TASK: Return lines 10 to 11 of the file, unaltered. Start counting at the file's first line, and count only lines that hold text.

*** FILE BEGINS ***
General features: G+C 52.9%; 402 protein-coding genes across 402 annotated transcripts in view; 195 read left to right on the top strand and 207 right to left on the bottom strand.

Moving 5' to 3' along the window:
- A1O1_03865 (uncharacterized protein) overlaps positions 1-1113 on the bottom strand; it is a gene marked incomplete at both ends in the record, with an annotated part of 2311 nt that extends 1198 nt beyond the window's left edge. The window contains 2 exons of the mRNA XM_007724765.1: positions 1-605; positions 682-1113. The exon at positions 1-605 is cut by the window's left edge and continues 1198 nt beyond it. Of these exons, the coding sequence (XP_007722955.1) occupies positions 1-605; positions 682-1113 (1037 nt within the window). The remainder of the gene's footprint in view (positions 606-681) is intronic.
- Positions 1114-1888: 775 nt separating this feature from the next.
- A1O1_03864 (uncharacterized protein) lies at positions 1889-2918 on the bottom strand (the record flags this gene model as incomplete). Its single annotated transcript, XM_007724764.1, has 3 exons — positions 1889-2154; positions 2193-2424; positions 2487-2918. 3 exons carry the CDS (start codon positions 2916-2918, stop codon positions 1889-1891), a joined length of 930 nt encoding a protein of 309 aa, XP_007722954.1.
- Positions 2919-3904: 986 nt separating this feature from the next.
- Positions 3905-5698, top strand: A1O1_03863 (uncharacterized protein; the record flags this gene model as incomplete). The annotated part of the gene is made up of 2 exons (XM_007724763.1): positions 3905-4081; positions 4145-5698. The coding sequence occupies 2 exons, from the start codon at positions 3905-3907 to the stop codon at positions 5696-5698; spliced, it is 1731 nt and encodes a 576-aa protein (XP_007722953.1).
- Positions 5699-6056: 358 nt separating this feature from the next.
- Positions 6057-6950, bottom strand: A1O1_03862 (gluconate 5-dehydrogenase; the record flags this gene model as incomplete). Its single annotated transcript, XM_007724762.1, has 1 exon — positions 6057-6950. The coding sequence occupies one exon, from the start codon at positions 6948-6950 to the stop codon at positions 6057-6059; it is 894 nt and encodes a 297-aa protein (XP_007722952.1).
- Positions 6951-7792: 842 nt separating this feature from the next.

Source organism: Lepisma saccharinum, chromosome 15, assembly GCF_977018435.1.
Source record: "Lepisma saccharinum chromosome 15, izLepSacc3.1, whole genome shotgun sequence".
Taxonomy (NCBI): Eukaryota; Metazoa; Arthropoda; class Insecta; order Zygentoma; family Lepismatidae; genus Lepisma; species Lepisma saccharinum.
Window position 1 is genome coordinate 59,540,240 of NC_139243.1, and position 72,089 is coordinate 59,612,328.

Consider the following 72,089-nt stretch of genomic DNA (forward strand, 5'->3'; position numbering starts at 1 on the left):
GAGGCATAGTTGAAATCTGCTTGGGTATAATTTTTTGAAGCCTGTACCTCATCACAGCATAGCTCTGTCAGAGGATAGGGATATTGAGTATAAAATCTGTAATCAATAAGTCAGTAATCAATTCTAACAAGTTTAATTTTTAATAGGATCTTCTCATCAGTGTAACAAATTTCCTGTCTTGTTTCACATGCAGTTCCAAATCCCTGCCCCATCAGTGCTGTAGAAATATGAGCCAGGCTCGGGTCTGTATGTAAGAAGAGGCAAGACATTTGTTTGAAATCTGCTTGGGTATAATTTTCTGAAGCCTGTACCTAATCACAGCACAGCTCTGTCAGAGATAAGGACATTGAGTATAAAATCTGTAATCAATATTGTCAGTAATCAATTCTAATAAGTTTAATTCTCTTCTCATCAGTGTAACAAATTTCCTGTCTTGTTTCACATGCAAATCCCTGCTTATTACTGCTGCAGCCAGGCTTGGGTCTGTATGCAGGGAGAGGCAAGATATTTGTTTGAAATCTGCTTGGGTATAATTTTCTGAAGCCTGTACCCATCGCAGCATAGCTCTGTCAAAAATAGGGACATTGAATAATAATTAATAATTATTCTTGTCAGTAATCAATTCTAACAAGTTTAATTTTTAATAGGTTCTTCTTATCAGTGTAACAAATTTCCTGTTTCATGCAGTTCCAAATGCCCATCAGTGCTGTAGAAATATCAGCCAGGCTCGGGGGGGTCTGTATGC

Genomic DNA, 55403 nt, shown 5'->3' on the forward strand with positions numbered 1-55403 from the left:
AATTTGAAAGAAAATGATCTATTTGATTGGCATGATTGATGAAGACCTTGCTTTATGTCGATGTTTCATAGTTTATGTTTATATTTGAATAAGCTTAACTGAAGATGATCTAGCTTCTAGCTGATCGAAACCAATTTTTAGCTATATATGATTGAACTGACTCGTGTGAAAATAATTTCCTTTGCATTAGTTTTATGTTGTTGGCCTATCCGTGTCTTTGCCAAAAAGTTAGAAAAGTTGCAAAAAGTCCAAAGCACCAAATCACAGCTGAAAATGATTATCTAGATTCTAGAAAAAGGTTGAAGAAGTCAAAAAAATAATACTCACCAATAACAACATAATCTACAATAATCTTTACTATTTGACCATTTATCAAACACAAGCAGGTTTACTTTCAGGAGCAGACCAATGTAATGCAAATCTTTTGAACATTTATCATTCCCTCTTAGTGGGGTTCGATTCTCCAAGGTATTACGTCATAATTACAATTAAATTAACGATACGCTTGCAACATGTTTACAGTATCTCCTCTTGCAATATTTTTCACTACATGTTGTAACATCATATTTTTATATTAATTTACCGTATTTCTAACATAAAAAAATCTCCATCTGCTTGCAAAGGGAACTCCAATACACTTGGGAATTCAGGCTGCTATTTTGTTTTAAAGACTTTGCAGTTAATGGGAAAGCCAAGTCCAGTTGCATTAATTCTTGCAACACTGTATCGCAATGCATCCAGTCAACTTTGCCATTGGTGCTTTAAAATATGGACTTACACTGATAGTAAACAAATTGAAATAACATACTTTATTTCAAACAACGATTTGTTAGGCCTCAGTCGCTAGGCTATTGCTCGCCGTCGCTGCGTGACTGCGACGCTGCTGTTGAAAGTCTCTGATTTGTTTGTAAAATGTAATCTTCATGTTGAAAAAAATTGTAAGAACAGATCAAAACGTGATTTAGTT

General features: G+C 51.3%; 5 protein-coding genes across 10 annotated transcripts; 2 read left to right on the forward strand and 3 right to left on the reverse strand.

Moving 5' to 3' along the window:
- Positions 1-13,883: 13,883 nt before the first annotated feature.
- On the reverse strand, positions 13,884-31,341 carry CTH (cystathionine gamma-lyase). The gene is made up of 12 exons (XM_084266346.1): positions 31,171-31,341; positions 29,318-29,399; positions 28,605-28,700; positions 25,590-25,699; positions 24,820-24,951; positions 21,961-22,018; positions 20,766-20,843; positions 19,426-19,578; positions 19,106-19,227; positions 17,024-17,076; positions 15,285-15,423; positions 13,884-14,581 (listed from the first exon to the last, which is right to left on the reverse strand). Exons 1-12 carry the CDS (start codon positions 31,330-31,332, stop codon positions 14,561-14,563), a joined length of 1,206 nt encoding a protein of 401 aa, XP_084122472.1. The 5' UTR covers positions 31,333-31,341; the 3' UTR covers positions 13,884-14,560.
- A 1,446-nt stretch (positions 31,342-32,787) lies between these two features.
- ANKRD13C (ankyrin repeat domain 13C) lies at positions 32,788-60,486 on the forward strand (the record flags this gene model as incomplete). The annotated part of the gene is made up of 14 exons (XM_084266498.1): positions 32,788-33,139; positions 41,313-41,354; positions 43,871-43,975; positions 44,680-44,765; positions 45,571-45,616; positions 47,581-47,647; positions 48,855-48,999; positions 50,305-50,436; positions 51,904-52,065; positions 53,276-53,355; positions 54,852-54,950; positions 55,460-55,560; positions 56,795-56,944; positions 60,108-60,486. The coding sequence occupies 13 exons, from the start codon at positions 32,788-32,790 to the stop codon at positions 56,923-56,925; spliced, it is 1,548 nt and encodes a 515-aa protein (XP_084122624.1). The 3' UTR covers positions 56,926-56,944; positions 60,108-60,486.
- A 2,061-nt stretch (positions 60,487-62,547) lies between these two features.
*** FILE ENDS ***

- Positions 6951-7792: 842 nt separating this feature from the next.

Source organism: Lepisma saccharinum, chromosome 15, assembly GCF_977018435.1.